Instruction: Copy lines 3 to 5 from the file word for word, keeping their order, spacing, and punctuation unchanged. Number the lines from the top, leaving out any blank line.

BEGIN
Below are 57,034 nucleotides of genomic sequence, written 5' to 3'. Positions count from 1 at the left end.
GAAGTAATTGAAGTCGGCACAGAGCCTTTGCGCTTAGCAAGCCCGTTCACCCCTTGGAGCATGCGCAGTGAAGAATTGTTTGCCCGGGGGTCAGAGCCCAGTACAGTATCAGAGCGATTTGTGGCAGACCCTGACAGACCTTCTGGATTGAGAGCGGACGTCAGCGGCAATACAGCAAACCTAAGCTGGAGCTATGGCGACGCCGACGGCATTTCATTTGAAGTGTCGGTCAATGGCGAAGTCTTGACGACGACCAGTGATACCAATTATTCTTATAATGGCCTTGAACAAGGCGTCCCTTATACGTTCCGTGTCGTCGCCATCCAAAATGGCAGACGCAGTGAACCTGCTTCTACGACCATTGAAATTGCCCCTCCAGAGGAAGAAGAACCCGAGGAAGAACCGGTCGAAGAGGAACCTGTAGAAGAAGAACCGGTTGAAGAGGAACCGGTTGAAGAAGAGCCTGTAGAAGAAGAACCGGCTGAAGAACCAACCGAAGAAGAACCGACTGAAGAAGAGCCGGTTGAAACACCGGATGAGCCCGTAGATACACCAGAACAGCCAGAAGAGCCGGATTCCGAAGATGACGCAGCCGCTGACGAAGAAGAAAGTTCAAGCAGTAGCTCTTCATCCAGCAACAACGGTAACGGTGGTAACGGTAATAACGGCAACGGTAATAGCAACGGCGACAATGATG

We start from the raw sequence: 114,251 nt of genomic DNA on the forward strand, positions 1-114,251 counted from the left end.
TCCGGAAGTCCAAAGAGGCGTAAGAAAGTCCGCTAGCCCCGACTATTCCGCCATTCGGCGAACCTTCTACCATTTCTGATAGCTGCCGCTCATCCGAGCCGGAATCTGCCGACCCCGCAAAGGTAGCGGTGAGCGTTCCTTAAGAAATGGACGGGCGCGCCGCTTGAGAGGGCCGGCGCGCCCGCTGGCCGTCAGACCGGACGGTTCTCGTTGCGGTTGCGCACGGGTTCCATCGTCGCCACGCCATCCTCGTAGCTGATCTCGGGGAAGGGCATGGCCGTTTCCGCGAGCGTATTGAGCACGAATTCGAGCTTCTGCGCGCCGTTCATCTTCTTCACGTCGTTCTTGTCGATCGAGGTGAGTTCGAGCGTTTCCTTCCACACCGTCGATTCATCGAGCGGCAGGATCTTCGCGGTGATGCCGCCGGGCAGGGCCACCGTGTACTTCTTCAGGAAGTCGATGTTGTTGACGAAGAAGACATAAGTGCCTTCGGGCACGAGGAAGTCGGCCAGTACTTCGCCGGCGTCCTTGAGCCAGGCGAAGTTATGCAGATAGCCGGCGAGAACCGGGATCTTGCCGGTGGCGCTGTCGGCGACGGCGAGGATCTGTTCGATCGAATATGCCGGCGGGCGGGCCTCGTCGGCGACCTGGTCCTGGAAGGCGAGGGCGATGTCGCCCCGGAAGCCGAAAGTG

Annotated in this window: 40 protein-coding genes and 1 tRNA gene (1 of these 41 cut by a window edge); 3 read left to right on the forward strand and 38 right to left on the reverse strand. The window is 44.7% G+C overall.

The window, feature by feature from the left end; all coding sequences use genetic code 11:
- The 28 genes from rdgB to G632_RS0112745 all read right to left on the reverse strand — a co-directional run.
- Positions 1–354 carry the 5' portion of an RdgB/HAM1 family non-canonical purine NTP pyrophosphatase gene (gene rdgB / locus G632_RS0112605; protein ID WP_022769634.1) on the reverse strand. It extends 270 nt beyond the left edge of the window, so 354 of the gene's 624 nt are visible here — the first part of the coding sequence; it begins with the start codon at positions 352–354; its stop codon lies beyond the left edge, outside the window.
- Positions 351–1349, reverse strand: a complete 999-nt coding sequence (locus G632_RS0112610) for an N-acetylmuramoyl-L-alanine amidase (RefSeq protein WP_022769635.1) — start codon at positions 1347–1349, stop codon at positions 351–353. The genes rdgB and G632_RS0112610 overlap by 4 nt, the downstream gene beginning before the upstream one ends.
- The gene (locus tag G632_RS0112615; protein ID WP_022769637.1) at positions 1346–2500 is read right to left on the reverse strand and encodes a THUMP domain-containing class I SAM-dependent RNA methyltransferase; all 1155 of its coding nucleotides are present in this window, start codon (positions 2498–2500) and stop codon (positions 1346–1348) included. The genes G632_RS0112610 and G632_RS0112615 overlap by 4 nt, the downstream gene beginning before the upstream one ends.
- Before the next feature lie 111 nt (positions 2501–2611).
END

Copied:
We start from the raw sequence: 114,251 nt of genomic DNA on the forward strand, positions 1-114,251 counted from the left end.
TCCGGAAGTCCAAAGAGGCGTAAGAAAGTCCGCTAGCCCCGACTATTCCGCCATTCGGCGAACCTTCTACCATTTCTGATAGCTGCCGCTCATCCGAGCCGGAATCTGCCGACCCCGCAAAGGTAGCGGTGAGCGTTCCTTAAGAAATGGACGGGCGCGCCGCTTGAGAGGGCCGGCGCGCCCGCTGGCCGTCAGACCGGACGGTTCTCGTTGCGGTTGCGCACGGGTTCCATCGTCGCCACGCCATCCTCGTAGCTGATCTCGGGGAAGGGCATGGCCGTTTCCGCGAGCGTATTGAGCACGAATTCGAGCTTCTGCGCGCCGTTCATCTTCTTCACGTCGTTCTTGTCGATCGAGGTGAGTTCGAGCGTTTCCTTCCACACCGTCGATTCATCGAGCGGCAGGATCTTCGCGGTGATGCCGCCGGGCAGGGCCACCGTGTACTTCTTCAGGAAGTCGATGTTGTTGACGAAGAAGACATAAGTGCCTTCGGGCACGAGGAAGTCGGCCAGTACTTCGCCGGCGTCCTTGAGCCAGGCGAAGTTATGCAGATAGCCGGCGAGAACCGGGATCTTGCCGGTGGCGCTGTCGGCGACGGCGAGGATCTGTTCGATCGAATATGCCGGCGGGCGGGCCTCGTCGGCGACCTGGTCCTGGAAGGCGAGGGCGATGTCGCCCCGGAAGCCGAAAGTG

Annotated in this window: 40 protein-coding genes and 1 tRNA gene (1 of these 41 cut by a window edge); 3 read left to right on the forward strand and 38 right to left on the reverse strand. The window is 44.7% G+C overall.